The Washington Nationals kicked off the 2019 Winter Meetings with the re-signing of right-hander Stephen Strasburg to a record-breaking $245 million deal. And with it came market-setting ramifications for other top free agents this winter, like Gerrit Cole and Anthony Rendon. For Cole, it now seems possible that he will become the first $300 million pitcher in baseball history. And for Rendon, it's likely that the Nats third baseman will sign elsewhere this winter.

Another ripple effect from the Strasburg deal is this offseason's trade market beginning to take shape. The Nationals have reached out to the Chicago Cubs about a possible Kris Bryant trade, MLB Network's Jon Morosi reports on Tuesday. In the event that the Nationals do not re-sign Rendon, Bryant would be a solid fallback plan for the reigning World Series champs. Bryant, 27, has two years of arbitration eligibility remaining and will not hit free agency until after the 2021 season. 

Bryant, a former National League MVP, bounced back from injury-riddled season and pushed concerns of his lack of power completely out of the picture thanks to a productive 2019 campaign. The third baseman hit .282/.382/.521 with 31 home runs, 77 RBI and an OPS of .903 in 147 games last season.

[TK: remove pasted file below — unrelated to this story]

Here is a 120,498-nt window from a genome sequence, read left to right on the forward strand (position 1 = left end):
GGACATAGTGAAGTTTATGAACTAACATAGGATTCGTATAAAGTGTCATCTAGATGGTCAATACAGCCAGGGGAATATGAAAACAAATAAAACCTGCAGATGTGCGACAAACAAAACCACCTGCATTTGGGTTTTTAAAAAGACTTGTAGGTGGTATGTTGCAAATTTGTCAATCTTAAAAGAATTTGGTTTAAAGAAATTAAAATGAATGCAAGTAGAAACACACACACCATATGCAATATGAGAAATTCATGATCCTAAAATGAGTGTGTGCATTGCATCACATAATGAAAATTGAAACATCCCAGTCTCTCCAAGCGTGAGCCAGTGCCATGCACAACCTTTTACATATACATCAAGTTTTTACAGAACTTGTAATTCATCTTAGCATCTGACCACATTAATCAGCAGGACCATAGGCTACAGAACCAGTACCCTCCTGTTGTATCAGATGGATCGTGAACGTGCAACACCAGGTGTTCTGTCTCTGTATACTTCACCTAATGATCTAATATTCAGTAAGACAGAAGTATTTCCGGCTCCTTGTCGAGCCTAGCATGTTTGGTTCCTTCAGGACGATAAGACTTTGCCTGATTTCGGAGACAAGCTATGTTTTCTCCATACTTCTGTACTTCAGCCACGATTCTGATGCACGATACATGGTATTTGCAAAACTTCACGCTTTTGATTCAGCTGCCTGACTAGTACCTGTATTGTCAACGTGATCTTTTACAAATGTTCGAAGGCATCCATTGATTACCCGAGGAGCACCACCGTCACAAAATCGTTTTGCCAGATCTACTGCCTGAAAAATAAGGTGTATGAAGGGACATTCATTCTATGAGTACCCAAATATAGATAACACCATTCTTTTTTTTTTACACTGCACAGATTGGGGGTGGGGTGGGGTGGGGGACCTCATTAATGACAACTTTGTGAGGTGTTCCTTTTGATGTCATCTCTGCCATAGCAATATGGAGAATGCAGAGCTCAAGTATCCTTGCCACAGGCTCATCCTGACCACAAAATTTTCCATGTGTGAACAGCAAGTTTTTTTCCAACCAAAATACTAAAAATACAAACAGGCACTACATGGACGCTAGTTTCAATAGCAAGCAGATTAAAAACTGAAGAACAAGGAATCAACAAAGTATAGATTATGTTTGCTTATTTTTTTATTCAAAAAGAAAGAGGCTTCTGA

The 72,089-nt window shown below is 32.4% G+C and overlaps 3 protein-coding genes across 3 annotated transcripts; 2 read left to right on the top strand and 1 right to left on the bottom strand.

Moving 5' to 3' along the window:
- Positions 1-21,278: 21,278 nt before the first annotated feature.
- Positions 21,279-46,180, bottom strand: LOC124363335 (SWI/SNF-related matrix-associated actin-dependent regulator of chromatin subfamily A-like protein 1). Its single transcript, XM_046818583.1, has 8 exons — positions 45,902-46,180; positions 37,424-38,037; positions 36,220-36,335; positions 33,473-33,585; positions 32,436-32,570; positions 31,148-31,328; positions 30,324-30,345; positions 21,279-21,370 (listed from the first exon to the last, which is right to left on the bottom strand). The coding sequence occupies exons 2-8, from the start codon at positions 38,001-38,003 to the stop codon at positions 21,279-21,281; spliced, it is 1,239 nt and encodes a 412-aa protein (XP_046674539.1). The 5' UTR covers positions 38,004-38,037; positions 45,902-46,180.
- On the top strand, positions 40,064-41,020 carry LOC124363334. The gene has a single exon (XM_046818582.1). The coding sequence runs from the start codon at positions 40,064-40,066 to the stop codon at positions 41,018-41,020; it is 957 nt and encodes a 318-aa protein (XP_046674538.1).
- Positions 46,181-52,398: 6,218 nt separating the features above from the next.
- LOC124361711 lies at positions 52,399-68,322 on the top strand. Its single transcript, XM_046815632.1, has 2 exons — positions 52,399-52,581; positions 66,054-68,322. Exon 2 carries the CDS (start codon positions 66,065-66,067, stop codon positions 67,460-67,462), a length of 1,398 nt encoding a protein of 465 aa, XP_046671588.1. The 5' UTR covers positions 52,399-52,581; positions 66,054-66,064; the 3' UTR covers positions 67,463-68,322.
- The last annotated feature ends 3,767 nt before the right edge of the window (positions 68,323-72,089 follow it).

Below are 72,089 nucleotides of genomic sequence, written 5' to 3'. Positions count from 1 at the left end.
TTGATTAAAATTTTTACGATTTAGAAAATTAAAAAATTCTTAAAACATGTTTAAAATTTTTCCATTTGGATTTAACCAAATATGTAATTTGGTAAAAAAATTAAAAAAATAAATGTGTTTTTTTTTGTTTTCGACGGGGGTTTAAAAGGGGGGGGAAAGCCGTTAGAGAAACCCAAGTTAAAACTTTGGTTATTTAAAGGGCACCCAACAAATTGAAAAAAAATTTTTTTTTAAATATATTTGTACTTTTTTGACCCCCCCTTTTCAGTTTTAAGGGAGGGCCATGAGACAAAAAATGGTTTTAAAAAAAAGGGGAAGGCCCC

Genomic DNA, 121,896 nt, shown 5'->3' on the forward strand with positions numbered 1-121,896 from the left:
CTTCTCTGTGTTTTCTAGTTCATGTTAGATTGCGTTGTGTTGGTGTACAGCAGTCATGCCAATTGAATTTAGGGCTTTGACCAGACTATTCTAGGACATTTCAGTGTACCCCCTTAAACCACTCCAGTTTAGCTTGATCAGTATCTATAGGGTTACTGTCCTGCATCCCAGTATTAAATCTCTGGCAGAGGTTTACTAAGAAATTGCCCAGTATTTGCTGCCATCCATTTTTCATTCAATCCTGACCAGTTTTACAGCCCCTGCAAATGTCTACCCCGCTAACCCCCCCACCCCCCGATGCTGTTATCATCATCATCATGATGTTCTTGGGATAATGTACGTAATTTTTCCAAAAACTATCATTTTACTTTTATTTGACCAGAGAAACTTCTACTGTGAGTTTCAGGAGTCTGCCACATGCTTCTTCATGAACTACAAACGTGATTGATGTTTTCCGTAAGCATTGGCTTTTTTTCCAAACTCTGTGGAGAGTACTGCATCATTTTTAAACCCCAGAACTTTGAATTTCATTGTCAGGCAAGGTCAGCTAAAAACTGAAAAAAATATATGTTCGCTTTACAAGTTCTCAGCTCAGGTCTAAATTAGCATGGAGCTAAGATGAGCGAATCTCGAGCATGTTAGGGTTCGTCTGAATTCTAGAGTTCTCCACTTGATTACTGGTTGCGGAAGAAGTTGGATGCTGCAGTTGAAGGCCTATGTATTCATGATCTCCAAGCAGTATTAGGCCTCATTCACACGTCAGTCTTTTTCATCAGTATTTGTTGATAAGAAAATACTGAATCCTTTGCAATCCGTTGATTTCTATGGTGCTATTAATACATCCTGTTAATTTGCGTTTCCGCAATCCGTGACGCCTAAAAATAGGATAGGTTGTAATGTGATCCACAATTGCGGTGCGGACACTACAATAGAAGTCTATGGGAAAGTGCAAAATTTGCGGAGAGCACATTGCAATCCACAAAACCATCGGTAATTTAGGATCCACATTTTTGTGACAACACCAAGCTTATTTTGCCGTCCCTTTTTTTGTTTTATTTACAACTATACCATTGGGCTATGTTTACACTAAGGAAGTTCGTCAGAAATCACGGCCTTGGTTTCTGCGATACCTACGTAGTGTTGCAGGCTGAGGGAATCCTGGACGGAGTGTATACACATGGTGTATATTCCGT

Bryant and his agent Scott Boras recently filed a grievance claiming the Cubs manipulated his service time in 2015 to delay his free agency. While the ruling from an arbitrator awaits, it may have an impact on his trade value. If Bryant wins the grievance, he could be retroactively credited with service time, and thus become a free agent next offseason. If the Cubs prevail, Bryant would still be two years away from free agency. Teams are more likely to trade for Bryant if he has two seasons of control as opposed to one. Both Bryant and Rendon are represented by Scott Boras. 

After Nationals owner Mark Lerner said that the team can't afford both Rendon and Strasburg in free agency last week, general manager Mike Rizzo later clarified by leaving the door open for a Rendon signing, saying that Lerner's comments were made before the structure of the Strasburg deal -- which reportedly includes $80 million in deferred payments -- was finalized. Rendon is not interested in contract deferrals, The Athletic's Ken Rosenthal reports, citing it as one of the main reasons he turned down Washington's reported offer of a seven-year deal worth between $210 and $215 million back in September.